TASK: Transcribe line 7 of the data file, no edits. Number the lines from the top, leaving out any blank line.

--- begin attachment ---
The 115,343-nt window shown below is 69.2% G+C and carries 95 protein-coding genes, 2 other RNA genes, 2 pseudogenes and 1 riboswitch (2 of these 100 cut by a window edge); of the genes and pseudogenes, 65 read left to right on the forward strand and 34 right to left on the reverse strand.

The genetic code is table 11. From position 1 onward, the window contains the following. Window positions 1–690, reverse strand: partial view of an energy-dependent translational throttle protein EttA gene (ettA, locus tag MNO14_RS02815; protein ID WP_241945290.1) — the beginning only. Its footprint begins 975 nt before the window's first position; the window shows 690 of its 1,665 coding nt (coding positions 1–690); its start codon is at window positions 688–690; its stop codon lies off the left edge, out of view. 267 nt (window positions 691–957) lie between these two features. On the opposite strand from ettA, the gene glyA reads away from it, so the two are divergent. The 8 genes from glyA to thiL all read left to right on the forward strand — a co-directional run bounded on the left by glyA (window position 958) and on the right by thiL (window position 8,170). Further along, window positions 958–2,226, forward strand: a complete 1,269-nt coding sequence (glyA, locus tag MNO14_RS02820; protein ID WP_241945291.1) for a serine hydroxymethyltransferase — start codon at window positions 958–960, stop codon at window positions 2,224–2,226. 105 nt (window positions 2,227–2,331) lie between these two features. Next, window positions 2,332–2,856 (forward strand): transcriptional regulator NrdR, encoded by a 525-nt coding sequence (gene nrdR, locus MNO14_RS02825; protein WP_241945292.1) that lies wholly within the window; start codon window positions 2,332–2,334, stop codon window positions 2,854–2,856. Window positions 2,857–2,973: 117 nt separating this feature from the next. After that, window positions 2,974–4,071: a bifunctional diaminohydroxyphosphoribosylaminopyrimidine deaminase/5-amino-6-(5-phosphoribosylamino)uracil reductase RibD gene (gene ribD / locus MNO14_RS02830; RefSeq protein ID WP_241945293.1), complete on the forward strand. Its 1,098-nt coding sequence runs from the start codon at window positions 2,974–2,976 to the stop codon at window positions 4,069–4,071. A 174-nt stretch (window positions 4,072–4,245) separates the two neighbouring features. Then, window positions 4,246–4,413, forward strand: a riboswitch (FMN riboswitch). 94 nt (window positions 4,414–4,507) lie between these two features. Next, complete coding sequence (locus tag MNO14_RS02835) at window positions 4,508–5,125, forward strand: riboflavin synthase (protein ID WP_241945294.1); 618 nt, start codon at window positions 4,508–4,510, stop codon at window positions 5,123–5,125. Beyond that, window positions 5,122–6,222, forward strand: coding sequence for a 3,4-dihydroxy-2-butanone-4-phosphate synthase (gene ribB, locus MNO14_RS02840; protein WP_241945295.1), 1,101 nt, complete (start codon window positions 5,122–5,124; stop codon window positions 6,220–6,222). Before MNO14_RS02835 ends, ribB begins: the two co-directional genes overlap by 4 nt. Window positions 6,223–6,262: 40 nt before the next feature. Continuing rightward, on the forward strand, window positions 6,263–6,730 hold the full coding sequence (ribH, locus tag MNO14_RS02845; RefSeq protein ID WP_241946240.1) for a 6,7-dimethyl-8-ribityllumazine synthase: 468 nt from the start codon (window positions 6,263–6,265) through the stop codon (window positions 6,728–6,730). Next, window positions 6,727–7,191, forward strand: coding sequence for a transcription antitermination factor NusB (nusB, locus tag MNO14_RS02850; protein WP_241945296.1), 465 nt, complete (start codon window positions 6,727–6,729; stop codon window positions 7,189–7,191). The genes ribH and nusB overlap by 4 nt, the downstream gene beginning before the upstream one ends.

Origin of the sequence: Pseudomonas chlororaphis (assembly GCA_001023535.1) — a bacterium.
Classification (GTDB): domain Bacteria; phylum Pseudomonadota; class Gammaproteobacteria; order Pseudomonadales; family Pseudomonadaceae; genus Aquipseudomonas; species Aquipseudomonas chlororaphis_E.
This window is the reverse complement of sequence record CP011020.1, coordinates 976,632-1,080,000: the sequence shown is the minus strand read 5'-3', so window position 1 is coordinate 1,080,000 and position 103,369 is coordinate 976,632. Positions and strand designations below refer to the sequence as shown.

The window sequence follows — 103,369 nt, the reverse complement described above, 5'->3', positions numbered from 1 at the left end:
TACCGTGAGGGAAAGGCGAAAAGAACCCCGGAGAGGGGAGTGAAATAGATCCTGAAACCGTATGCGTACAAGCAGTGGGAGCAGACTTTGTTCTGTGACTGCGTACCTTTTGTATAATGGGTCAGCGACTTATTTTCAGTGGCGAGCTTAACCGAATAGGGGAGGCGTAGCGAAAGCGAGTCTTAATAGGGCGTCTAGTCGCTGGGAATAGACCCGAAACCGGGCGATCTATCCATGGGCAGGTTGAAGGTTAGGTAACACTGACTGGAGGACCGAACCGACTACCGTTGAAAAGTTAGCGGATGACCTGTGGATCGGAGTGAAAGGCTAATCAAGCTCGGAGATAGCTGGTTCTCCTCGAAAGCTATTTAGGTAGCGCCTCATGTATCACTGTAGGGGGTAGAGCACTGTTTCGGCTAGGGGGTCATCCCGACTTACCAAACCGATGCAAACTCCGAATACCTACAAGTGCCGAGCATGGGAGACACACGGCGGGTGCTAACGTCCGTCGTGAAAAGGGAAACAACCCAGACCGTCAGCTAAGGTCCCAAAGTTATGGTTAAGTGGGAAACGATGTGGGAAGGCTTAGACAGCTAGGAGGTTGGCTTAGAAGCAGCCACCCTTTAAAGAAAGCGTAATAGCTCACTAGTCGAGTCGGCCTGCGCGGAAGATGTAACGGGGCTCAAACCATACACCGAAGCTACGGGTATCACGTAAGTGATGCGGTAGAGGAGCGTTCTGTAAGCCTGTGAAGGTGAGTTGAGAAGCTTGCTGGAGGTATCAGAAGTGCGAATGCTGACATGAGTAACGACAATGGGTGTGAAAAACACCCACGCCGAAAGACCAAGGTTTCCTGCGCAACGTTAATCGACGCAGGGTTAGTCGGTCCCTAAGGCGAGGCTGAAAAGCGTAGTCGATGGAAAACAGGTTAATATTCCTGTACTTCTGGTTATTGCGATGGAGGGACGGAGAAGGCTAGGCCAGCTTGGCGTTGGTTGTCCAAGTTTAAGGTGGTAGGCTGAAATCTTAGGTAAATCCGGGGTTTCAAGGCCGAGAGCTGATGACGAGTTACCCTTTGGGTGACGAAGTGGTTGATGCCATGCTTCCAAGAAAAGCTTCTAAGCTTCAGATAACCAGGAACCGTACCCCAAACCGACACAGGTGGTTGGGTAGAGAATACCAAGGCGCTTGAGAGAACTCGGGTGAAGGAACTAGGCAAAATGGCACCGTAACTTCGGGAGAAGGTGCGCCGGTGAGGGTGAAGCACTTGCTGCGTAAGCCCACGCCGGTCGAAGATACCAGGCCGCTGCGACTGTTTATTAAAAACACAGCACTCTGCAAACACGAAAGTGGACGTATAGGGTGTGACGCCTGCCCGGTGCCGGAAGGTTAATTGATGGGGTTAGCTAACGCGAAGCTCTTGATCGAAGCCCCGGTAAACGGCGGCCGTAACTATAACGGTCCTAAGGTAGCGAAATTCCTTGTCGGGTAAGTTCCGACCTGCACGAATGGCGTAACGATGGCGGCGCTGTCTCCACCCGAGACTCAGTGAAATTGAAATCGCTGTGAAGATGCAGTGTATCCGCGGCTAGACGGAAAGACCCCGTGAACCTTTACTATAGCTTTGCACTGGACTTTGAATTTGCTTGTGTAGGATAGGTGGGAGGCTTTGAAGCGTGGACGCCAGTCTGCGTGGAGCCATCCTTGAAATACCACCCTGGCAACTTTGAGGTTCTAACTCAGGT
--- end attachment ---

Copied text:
TACCGTGAGGGAAAGGCGAAAAGAACCCCGGAGAGGGGAGTGAAATAGATCCTGAAACCGTATGCGTACAAGCAGTGGGAGCAGACTTTGTTCTGTGACTGCGTACCTTTTGTATAATGGGTCAGCGACTTATTTTCAGTGGCGAGCTTAACCGAATAGGGGAGGCGTAGCGAAAGCGAGTCTTAATAGGGCGTCTAGTCGCTGGGAATAGACCCGAAACCGGGCGATCTATCCATGGGCAGGTTGAAGGTTAGGTAACACTGACTGGAGGACCGAACCGACTACCGTTGAAAAGTTAGCGGATGACCTGTGGATCGGAGTGAAAGGCTAATCAAGCTCGGAGATAGCTGGTTCTCCTCGAAAGCTATTTAGGTAGCGCCTCATGTATCACTGTAGGGGGTAGAGCACTGTTTCGGCTAGGGGGTCATCCCGACTTACCAAACCGATGCAAACTCCGAATACCTACAAGTGCCGAGCATGGGAGACACACGGCGGGTGCTAACGTCCGTCGTGAAAAGGGAAACAACCCAGACCGTCAGCTAAGGTCCCAAAGTTATGGTTAAGTGGGAAACGATGTGGGAAGGCTTAGACAGCTAGGAGGTTGGCTTAGAAGCAGCCACCCTTTAAAGAAAGCGTAATAGCTCACTAGTCGAGTCGGCCTGCGCGGAAGATGTAACGGGGCTCAAACCATACACCGAAGCTACGGGTATCACGTAAGTGATGCGGTAGAGGAGCGTTCTGTAAGCCTGTGAAGGTGAGTTGAGAAGCTTGCTGGAGGTATCAGAAGTGCGAATGCTGACATGAGTAACGACAATGGGTGTGAAAAACACCCACGCCGAAAGACCAAGGTTTCCTGCGCAACGTTAATCGACGCAGGGTTAGTCGGTCCCTAAGGCGAGGCTGAAAAGCGTAGTCGATGGAAAACAGGTTAATATTCCTGTACTTCTGGTTATTGCGATGGAGGGACGGAGAAGGCTAGGCCAGCTTGGCGTTGGTTGTCCAAGTTTAAGGTGGTAGGCTGAAATCTTAGGTAAATCCGGGGTTTCAAGGCCGAGAGCTGATGACGAGTTACCCTTTGGGTGACGAAGTGGTTGATGCCATGCTTCCAAGAAAAGCTTCTAAGCTTCAGATAACCAGGAACCGTACCCCAAACCGACACAGGTGGTTGGGTAGAGAATACCAAGGCGCTTGAGAGAACTCGGGTGAAGGAACTAGGCAAAATGGCACCGTAACTTCGGGAGAAGGTGCGCCGGTGAGGGTGAAGCACTTGCTGCGTAAGCCCACGCCGGTCGAAGATACCAGGCCGCTGCGACTGTTTATTAAAAACACAGCACTCTGCAAACACGAAAGTGGACGTATAGGGTGTGACGCCTGCCCGGTGCCGGAAGGTTAATTGATGGGGTTAGCTAACGCGAAGCTCTTGATCGAAGCCCCGGTAAACGGCGGCCGTAACTATAACGGTCCTAAGGTAGCGAAATTCCTTGTCGGGTAAGTTCCGACCTGCACGAATGGCGTAACGATGGCGGCGCTGTCTCCACCCGAGACTCAGTGAAATTGAAATCGCTGTGAAGATGCAGTGTATCCGCGGCTAGACGGAAAGACCCCGTGAACCTTTACTATAGCTTTGCACTGGACTTTGAATTTGCTTGTGTAGGATAGGTGGGAGGCTTTGAAGCGTGGACGCCAGTCTGCGTGGAGCCATCCTTGAAATACCACCCTGGCAACTTTGAGGTTCTAACTCAGGT